It’s taken me over a month to write this piece, and I don’t know why. I haven’t gone back to work yet, and am now not in much pain at all. Each day passes by so quickly, it falls into the next and that turns into a week, then a fortnight and so on. I thought I would be in a ‘seize the day’ mindset now, but that is proving more difficult than what I’d anticipated.

Anyway, as per my last blog, I had a radical trachelectomy on the 9th of December. Teddy dropped me off outside the hospital and asked if he could play himself in the film that he’d decided I would be making about my cancer fiasco. ”Of course you can!” Mum and Dad met me in the foyer, and we were shown to my room, 508. My Dad has recently had a hip replacement replacement (the 1st one in 2010 went a bit wrong) so the poor porter didn’t know whether or not to help the man with the walking sticks or the patient with cancer.

Fishcake turned up with homemade biscuits and lovely roses from the wonderful people at DbyD – a company that I temped for last year.

trach 1

Thank you DbyD. X

I’d had my pre-operation consultation with Mr Ind on the previous Saturday. I had to sign the consent form and had left the appointment feeling a tad on edge. He’d said ”the amount of things that can go wrong with your operation won’t fit on this form.” Great. In fairness, it’s his duty to say that. Severe complications are rare, but not non existent, so he has to warn all patients, just in case. Surgical procedures can be put on a scale of 1-25. A number 1 is for example, removing a mole and a 25 is open heart surgery. A radical trachelectomy is a 22. Possible risks and side effects include: Needing a blood transfusion, having to return immediately to the operating table, a cut to the bowel/bladder, permanent bladder damage, blood clots, bladder and/or kidney infection, lymphocysts (swellings filled with fluid that develop in the abdomen), problems with menstruation, inability to open and close legs (this is temporary and occurs when a particular nerve ending is accidentally cut – it’s affectionately known as ‘the virgin’s friend’. I found this hilarious), loss of sensation in buttocks (brilliant if I were to become a spanking model, but not so convenient for trying to work out if I’m sat on the toilet or not) and the one that I was absolutely desperate to not have happen to me was lymphoedema. Lymphoedema is a long-term condition that causes swelling in the body’s tissues, most commonly the legs. I was not okay with waking up to a pair of fat ankles. I’ve got cancer in my cervix, not my feet. No thank you.

Anyway, I got changed into my favourite gown, socks and netted knickers and was feeling pretty sexy, as before going to hospital I’d had my hair spruced by the lovely Lindsey, (I was not going to be poorly AND have roots), and had a decent shave from the neck down. Just because I had cancer it didn’t mean I was going to let my standards slip. So, I needed blood tests (don’t eagerly pounce off of the bed after not eating for hours and having a lot of blood extracted) and had to give a urine sample. This time I pissed into the right pot. This was collected by an adorable nurse who asked me not to mention his name, let’s call him…Dharles. He wore the same aftershave as my friend Peter, so I was probably a bit too familiar with him. Sorry Dharles. I was whisked down to the operating theatre 15 minutes early, so luckily there wasn’t time for an emotional (and hopefully not final) goodbye. I sauntered into the prep room like I owned the place, swinging myself up onto the bed and asking ”Where’s my warm blanket?”. I’m not a twat, I was just very, very, very, very nervous. It turned out that my anaesthetist lives down the road from me, so I fell asleep to him talking about The Bedford pub’s comedy nights…because he’d injected me with general anaesthetic, not because he was boring.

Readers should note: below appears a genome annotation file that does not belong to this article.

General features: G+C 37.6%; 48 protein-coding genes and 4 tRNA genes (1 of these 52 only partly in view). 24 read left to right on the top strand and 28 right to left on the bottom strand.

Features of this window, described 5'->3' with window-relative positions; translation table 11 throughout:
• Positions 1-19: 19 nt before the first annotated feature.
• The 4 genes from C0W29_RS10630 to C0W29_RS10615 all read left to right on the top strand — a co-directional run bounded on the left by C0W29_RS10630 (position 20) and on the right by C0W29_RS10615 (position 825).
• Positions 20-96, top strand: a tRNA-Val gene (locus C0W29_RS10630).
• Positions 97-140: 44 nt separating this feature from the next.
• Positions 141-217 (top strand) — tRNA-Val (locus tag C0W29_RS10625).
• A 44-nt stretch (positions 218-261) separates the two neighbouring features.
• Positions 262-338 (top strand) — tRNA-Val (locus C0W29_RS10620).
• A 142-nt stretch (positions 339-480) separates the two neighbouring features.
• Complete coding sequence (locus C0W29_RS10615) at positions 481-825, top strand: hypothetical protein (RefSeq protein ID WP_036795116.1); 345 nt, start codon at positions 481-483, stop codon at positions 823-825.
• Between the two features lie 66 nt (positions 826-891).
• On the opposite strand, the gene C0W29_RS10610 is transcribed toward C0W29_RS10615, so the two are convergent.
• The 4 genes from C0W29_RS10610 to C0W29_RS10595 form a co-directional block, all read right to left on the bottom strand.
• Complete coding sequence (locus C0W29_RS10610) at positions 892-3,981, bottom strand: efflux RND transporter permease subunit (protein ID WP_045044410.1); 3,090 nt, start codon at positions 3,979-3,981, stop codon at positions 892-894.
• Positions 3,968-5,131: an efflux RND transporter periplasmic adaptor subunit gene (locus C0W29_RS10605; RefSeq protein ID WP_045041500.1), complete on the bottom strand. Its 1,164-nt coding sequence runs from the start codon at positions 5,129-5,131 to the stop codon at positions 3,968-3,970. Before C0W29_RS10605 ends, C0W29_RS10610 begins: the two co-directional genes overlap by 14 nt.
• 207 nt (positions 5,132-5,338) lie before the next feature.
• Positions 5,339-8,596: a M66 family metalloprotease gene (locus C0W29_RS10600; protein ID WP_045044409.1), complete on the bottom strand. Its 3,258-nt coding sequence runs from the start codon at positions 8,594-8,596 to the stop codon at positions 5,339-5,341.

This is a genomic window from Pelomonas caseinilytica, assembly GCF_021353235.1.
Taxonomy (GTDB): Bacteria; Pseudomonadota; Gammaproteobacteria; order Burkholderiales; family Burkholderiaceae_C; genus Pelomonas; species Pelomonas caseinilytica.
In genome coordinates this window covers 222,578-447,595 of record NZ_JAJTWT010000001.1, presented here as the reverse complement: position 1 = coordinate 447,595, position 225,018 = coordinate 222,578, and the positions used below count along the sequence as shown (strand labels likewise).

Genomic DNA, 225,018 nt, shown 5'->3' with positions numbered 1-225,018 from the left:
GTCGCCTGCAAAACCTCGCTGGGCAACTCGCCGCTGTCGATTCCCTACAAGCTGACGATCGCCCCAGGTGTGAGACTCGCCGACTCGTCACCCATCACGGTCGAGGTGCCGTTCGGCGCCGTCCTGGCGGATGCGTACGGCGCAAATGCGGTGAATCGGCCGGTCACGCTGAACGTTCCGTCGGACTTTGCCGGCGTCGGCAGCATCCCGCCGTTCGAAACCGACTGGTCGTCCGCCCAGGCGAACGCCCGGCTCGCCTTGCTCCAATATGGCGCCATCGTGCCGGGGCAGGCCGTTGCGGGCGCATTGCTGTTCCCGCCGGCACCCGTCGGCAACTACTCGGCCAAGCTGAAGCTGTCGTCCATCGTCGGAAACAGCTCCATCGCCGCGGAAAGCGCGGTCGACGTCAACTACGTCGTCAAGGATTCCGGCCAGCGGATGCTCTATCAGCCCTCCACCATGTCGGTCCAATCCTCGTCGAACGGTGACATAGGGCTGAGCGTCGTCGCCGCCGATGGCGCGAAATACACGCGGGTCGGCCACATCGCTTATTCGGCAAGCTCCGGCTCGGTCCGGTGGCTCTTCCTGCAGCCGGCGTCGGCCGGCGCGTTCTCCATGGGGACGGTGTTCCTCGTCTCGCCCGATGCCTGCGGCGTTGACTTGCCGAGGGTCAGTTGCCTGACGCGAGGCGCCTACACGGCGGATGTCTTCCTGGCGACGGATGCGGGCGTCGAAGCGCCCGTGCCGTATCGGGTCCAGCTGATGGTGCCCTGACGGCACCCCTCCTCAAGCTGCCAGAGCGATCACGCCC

I woke up 4.5 hours later, at 11.30pm. I take back every complaint that I’ve ever made about an ailment. Bloody hell I have never, ever, felt so crap in all my life. That’ll certainly teach me to boast about not being affected by anaesthetic. I couldn’t keep my eyes open for more than a few seconds, I was drenched in sweat, and it took the lovely recovery team a little while to stabilise my temperature (this involved aiming a fan at my face, and hence caused my eyes to stream profusely.) The nausea was overwhelming, but I couldn’t actually be sick as I hadn’t had anything to eat or drink for so many hours. Then there was the shoulder pain. Oh the shoulder pain. I started to panic, but was reassured that this is completely normal. Gas is pumped into the abdomen so that the doctor can clearly see the organs and safely remove lymph node samples. It takes a few days for the gas to disperse, and often gets trapped in the shoulders. The stomach and shoulder pain was a nasty, pulsing, cramp-like feeling. It felt like I was in labour, which is ironic because now I’ll never actually be able to give birth naturally. That’s a fun topic for another blog post. I vaguely remember seeing Mr Ind out of the corner of my watery eye and holding out my hand to him. Oh dear.

I was taken back to my room, where Fishy was waiting for me. Apparently I did some sort of royal wave to her as I was wheeled in. A wonderful night nurse named Kim was on duty, and she hooked me up to the morphine drip and blood pressure machine. She’s from Malaysia and I was telling her about the 24 hours I’d spent in Kuala Lumpur before getting a bus to Singapore. I don’t really remember this. Kim explained to me that every 5 minutes I could press a button that would give me a dose of morphine. In my drowsy state I didn’t understand, and she had to keep reassuring me that I couldn’t overdose and die if I accidentally pressed it too many times. I asked Fishy if I could have my mirror from my handbag, as I wanted to see what I was dealing with. She later told me that she pretended she couldn’t find it as ”no offence, but you looked like shit.”